What is Depression?



Overview

Depression, or major depressive disorder, is a serious mood disorder that negatively affects how you feel, think, and act. It is a serious mental illness that is usually associated with feelings of persistent sadness, loss, or anger and can affect people’s ability to complete everyday activities. People may lose interest in activates they once found joy in. People may lose motivation to work resulting in becoming less productive. Additionally, people may experience a worsening in chronic health conditions. Chronic health conditions that can worsen due to depression include, arthritis, asthma, cardiovascular disease, cancer, diabetes, and obesity. Depression has been linked to many different emotional and physical problems, decreasing people’s ability to function in everyday life. Symptoms range from mild to severe. Feelings of sadness are a normal part of life, however people with depression feel sad and hopeless on a regular basis and it can grow worse and worse without proper treatment. People who seek treatment often find improvement in their symptoms within a few weeks.


Symptoms

There are a variety of symptoms caused by depression. Some symptoms affect the body well others affect a person’s mood. Symptoms can be persistent, come and go, and range from mild to severe.

  • Feelings of sadness, tearfulness, emptiness or hopelessness

  • Angry outbursts, irritability or frustration, even over small matters

  • Loss of interest or pleasure in most or all normal activities, such as sex, hobbies or sports

  • Sleep disturbances, including insomnia or sleeping too much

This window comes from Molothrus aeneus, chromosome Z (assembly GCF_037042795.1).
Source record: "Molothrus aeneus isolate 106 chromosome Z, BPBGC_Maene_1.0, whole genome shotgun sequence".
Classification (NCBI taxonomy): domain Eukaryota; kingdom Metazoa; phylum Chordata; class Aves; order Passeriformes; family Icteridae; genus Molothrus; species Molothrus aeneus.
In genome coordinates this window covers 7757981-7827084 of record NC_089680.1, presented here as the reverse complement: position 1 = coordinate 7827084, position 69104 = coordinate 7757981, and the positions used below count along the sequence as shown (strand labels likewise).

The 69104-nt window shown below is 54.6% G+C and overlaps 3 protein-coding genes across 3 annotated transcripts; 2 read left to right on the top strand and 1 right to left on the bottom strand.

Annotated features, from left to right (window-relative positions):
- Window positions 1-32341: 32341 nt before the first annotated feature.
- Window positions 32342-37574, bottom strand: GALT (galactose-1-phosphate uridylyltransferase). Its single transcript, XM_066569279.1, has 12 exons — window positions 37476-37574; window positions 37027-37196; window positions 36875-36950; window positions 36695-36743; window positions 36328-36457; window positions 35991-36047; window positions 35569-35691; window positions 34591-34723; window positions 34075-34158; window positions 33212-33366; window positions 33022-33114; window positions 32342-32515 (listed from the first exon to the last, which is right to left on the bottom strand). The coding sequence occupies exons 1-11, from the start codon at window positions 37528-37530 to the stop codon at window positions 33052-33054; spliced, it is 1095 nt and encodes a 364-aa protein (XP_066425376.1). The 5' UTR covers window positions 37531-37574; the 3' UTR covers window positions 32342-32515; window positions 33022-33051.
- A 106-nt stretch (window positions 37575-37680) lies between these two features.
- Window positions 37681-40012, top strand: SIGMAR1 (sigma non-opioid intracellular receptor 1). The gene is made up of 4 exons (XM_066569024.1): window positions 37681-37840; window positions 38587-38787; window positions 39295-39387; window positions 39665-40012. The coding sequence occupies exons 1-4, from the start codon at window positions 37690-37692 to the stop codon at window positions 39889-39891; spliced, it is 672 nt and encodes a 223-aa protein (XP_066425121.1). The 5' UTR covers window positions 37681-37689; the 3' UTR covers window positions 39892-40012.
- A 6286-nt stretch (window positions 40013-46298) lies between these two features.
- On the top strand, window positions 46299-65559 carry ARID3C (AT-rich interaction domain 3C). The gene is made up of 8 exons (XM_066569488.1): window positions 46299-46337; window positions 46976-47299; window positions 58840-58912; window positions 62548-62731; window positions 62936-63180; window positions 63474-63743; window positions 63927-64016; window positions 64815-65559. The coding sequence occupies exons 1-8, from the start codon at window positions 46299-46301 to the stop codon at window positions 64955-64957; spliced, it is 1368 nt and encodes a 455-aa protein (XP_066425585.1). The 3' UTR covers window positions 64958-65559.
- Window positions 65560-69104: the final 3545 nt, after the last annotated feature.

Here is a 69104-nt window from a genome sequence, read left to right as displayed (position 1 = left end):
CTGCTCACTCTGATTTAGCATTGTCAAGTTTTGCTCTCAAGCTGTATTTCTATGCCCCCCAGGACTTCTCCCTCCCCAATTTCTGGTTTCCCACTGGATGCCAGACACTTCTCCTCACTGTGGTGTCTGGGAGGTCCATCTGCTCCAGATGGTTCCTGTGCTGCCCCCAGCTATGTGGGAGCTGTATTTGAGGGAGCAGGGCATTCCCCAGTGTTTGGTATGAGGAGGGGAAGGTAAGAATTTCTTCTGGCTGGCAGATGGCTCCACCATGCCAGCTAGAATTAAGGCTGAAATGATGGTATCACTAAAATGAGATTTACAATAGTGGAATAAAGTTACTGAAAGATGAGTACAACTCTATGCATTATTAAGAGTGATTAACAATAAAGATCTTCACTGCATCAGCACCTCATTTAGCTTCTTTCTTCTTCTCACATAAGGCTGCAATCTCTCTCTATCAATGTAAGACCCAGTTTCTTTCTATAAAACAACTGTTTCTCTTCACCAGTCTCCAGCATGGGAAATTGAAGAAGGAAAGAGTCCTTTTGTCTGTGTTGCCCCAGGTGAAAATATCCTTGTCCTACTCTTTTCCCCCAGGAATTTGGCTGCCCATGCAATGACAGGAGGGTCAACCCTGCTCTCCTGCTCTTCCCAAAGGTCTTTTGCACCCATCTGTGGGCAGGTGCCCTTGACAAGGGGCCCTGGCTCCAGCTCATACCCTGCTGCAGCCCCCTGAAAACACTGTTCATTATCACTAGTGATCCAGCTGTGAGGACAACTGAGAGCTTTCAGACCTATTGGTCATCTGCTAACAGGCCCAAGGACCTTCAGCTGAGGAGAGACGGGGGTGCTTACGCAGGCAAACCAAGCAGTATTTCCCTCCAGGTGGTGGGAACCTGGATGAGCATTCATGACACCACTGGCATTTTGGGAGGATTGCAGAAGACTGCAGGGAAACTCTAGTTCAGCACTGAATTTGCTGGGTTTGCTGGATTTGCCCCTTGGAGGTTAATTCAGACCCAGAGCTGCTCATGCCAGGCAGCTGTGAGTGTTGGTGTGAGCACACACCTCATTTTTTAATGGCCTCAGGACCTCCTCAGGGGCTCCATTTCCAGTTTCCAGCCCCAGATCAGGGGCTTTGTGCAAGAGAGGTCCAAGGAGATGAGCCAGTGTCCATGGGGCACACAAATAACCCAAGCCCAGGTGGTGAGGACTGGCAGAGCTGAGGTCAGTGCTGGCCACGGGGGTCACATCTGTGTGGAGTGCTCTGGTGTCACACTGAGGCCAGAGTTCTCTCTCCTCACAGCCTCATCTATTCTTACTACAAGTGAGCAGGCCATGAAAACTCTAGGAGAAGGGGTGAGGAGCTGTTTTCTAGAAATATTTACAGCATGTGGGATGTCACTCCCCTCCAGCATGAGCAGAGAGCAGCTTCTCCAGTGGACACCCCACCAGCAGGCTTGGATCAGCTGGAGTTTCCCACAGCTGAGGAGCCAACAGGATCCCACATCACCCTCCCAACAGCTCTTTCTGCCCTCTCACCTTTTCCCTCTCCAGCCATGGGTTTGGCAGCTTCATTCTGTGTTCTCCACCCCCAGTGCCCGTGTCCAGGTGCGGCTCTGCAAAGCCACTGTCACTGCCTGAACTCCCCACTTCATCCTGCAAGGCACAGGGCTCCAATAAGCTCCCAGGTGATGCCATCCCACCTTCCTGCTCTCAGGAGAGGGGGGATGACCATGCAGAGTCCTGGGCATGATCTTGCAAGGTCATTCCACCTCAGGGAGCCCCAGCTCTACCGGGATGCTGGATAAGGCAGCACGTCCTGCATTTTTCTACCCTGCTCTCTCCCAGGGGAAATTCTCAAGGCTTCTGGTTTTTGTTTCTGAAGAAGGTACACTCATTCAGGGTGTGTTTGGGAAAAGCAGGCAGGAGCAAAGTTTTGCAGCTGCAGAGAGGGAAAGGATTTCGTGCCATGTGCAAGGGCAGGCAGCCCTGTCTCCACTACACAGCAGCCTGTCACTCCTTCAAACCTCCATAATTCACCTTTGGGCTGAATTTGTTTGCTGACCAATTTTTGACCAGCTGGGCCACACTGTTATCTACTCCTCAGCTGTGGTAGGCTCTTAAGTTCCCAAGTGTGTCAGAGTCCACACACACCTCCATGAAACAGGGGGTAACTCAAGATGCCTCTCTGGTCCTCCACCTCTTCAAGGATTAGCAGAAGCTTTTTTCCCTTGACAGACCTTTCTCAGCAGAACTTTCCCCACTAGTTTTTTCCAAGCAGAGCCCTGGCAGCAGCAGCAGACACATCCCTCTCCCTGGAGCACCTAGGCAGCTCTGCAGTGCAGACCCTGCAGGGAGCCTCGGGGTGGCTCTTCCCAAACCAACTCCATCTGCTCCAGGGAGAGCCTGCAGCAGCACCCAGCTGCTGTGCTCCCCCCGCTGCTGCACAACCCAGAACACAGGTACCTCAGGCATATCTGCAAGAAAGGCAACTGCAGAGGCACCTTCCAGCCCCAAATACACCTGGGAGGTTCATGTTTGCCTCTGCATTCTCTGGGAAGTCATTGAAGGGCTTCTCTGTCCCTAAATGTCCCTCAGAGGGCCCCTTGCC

• Tiredness and lack of energy, so even small tasks take extra effort

  • Reduced appetite and weight loss or increased cravings for food and weight gain

  • Anxiety, agitation or restlessness

  • Slowed thinking, speaking or body movements

  • Feelings of worthlessness or guilt, fixating on past failures or self-blame

  • Trouble thinking, concentrating, making decisions and remembering things

  • Frequent or recurrent thoughts of death, suicidal thoughts, suicide attempts or suicide

  • Unexplained physical problems, such as back pain or headaches


Causes

With mental illness there often isn’t any specific known cause, however there are a variety of different factors that have been linked to the cause of depression, including:

  • Biological Factors: Biological factors such as, genes, hormones, and brain chemicals may be a possible cause of depression. Depression has been proven to run in families, suggesting people may inherit genes that make them more vulnerable to developing the illness. Over or underproducing certain hormones has also been researched as a possible cause of depression. Lastly, brain chemicals or neurotransmitters is believed to be a possible cause. There can be a reduced activity level of neurotransmitters, which regulates functions such as, sleep and appetite. Many antidepressants increase the neurotransmitters in the brain.